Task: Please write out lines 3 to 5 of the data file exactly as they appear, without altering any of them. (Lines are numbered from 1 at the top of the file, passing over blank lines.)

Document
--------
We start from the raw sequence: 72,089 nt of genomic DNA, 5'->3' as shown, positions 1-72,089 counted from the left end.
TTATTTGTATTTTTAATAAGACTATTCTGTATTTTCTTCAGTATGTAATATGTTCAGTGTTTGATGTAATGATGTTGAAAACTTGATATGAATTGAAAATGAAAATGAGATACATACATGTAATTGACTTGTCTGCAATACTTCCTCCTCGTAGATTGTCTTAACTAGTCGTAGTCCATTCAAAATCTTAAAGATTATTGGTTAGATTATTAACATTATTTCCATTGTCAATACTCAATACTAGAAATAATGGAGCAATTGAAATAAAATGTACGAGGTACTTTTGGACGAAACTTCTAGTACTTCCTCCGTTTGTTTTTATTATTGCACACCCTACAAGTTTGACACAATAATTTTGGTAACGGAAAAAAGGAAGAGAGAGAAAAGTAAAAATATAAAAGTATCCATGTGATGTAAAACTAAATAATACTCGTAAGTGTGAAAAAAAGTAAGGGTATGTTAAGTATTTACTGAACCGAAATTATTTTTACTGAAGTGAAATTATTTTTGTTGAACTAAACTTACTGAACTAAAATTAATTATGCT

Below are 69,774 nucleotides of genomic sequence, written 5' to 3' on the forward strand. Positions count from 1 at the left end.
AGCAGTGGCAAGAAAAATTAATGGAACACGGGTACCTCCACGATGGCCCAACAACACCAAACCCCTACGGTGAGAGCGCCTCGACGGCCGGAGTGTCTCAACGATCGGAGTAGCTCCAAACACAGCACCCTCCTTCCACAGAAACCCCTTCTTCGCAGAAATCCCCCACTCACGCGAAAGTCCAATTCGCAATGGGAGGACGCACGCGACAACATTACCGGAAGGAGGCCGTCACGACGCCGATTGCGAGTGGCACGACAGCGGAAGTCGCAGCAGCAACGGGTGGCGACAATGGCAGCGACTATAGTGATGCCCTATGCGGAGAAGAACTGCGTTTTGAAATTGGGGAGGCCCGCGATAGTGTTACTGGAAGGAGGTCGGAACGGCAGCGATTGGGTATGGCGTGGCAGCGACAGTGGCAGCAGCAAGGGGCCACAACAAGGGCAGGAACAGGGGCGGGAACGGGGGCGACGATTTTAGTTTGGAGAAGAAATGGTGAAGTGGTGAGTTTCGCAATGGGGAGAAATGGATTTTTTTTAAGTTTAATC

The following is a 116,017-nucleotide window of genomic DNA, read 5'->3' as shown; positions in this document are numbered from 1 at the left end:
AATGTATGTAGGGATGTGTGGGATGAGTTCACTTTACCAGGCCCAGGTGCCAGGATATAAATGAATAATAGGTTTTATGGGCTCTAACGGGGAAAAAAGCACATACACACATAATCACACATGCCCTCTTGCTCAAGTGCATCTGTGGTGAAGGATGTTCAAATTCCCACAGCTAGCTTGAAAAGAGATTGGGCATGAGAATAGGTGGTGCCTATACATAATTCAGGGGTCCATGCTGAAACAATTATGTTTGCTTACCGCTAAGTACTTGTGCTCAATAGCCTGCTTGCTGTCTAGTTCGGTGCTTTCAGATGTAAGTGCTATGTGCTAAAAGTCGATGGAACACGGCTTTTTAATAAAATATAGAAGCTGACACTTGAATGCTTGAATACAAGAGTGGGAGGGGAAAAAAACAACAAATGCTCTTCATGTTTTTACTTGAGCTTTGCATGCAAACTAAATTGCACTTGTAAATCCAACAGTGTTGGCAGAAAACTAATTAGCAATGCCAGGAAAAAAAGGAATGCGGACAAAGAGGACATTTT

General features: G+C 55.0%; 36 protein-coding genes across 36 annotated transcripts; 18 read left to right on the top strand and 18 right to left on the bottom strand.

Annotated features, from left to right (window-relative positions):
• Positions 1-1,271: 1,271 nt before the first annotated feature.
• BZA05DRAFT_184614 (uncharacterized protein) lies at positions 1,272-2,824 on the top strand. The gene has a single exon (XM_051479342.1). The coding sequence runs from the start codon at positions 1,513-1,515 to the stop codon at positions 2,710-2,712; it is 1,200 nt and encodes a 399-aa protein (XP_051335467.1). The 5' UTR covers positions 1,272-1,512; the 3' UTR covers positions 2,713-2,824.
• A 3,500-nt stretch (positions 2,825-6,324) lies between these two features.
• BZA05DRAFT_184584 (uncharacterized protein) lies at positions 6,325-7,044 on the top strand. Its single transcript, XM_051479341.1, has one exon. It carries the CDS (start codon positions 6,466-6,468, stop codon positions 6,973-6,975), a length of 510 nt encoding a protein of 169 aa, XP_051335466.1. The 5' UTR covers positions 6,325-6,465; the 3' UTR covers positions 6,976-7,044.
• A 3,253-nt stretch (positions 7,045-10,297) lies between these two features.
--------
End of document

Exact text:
Below are 69,774 nucleotides of genomic sequence, written 5' to 3' on the forward strand. Positions count from 1 at the left end.
AGCAGTGGCAAGAAAAATTAATGGAACACGGGTACCTCCACGATGGCCCAACAACACCAAACCCCTACGGTGAGAGCGCCTCGACGGCCGGAGTGTCTCAACGATCGGAGTAGCTCCAAACACAGCACCCTCCTTCCACAGAAACCCCTTCTTCGCAGAAATCCCCCACTCACGCGAAAGTCCAATTCGCAATGGGAGGACGCACGCGACAACATTACCGGAAGGAGGCCGTCACGACGCCGATTGCGAGTGGCACGACAGCGGAAGTCGCAGCAGCAACGGGTGGCGACAATGGCAGCGACTATAGTGATGCCCTATGCGGAGAAGAACTGCGTTTTGAAATTGGGGAGGCCCGCGATAGTGTTACTGGAAGGAGGTCGGAACGGCAGCGATTGGGTATGGCGTGGCAGCGACAGTGGCAGCAGCAAGGGGCCACAACAAGGGCAGGAACAGGGGCGGGAACGGGGGCGACGATTTTAGTTTGGAGAAGAAATGGTGAAGTGGTGAGTTTCGCAATGGGGAGAAATGGATTTTTTTTAAGTTTAATC

The following is a 116,017-nucleotide window of genomic DNA, read 5'->3' as shown; positions in this document are numbered from 1 at the left end: